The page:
It’s important to have a list of talking points that you want to have the ambassadors get across to their followers. The best way to do this is by creating a bullet point list of important things to you and your brand. Then follow up with the influencer to make sure they are comfortable with the list. And they understand what you are asking them to do. If they aren’t comfortable with certain things. Listen to them and if their issues are valid, adjust the strategy. Don’t make them do something that goes against what they feel comfortable doing. It will only backfire in the end. Next, set up a call with each ambassador to go over the talking points. Answer any questions they may have. Then you have to let the influencers tell the story in their own way. This is the hardest thing for many brands. You hired them for a reason and let them prove their value.

If you are focusing on sales. It’s important to track their clicks. The easiest way is to give them UTM coded links for each campaign. It takes work to create links for each medium and campaign. This hard work, in the beginning will allow it to be easier to track in the end. Each tag will have a section in your Google analytics. Even if you’re not tracking sales its still a good idea to see who is driving traffic.

Analytics is not always the easiest in a Brand Ambassador campaign. Your analytics are easy. Mix in 4-6 other people and it can get complicated. The best way is to have each influencer send you analytics on everything they did each month. That way you can get their engagement rate, reach, and social media count. Social Media count is my way of saying how many times they posted in social media about your brand. If they can send you the raw data that is the best. Have them export and only send those posts that pertain to the program. Then you can compile all the ambassadors in a spread sheet and slice and dice as needed.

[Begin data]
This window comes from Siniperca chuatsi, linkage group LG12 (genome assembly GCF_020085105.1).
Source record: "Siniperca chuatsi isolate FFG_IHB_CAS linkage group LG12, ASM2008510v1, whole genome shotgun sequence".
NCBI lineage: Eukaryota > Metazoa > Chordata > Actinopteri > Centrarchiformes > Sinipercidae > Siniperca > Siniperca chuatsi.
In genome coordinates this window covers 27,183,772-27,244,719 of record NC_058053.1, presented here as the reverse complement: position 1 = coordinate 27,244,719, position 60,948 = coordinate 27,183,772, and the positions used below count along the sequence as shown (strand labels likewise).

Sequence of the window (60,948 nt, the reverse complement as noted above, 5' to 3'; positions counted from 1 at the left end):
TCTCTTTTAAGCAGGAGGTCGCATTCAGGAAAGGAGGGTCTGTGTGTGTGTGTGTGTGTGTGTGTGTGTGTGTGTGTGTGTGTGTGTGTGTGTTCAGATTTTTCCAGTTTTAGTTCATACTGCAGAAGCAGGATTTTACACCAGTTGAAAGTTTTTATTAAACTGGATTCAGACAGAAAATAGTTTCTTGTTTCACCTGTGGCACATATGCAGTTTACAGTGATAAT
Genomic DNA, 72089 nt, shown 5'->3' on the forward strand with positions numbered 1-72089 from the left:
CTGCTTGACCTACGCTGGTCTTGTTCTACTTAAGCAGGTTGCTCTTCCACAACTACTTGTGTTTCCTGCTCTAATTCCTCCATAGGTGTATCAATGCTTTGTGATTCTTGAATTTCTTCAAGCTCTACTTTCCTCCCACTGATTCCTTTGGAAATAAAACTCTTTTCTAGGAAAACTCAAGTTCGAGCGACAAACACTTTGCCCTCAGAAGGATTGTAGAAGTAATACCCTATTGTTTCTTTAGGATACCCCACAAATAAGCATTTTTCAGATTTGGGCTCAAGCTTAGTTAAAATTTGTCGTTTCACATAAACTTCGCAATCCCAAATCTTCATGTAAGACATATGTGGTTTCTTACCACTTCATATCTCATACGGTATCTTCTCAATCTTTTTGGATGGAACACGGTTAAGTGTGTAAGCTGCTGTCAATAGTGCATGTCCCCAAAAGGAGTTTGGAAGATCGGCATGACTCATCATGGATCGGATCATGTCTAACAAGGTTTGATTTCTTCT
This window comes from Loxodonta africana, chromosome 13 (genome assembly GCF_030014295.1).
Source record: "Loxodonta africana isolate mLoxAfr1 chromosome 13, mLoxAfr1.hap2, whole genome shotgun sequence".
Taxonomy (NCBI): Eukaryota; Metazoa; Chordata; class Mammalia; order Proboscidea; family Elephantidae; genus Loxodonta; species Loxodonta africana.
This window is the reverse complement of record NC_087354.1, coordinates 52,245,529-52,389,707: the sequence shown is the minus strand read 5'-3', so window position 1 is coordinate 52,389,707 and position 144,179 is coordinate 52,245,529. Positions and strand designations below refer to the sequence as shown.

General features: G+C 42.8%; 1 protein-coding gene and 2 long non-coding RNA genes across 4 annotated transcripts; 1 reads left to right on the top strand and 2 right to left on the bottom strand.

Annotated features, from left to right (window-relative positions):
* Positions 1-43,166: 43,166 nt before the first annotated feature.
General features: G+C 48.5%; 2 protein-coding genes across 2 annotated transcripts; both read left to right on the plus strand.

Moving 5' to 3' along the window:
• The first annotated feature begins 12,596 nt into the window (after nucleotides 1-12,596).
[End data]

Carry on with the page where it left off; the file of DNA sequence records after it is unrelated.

Lastly, don’t be set in your ways. Being super strict will cause influencers to drop off and not want to work with you. Yes, influencers talk and if you are demanding it will get around. Influencers know their audiences and will gladly share with you when something will or will not work. To me it’s about bringing your strengths as a brand and matching it up with the influencer strengths. Over the course of the program. The ambassadors came up with great suggestions that we implemented. Remember it’s a team effort and neither of you want this to fail.

Some things to remember when doing a brand ambassador program

Tim is the founder of Element33. A social media agency specializing in education, management and strategy for small businesses. He comes from a traditional marketing agency but has embraced all things digital. He considers himself a marketing nerd and believes that all marketing is tied together. This means no matter what silo you are in, social, email, seach, etc, changes in one will affect the other!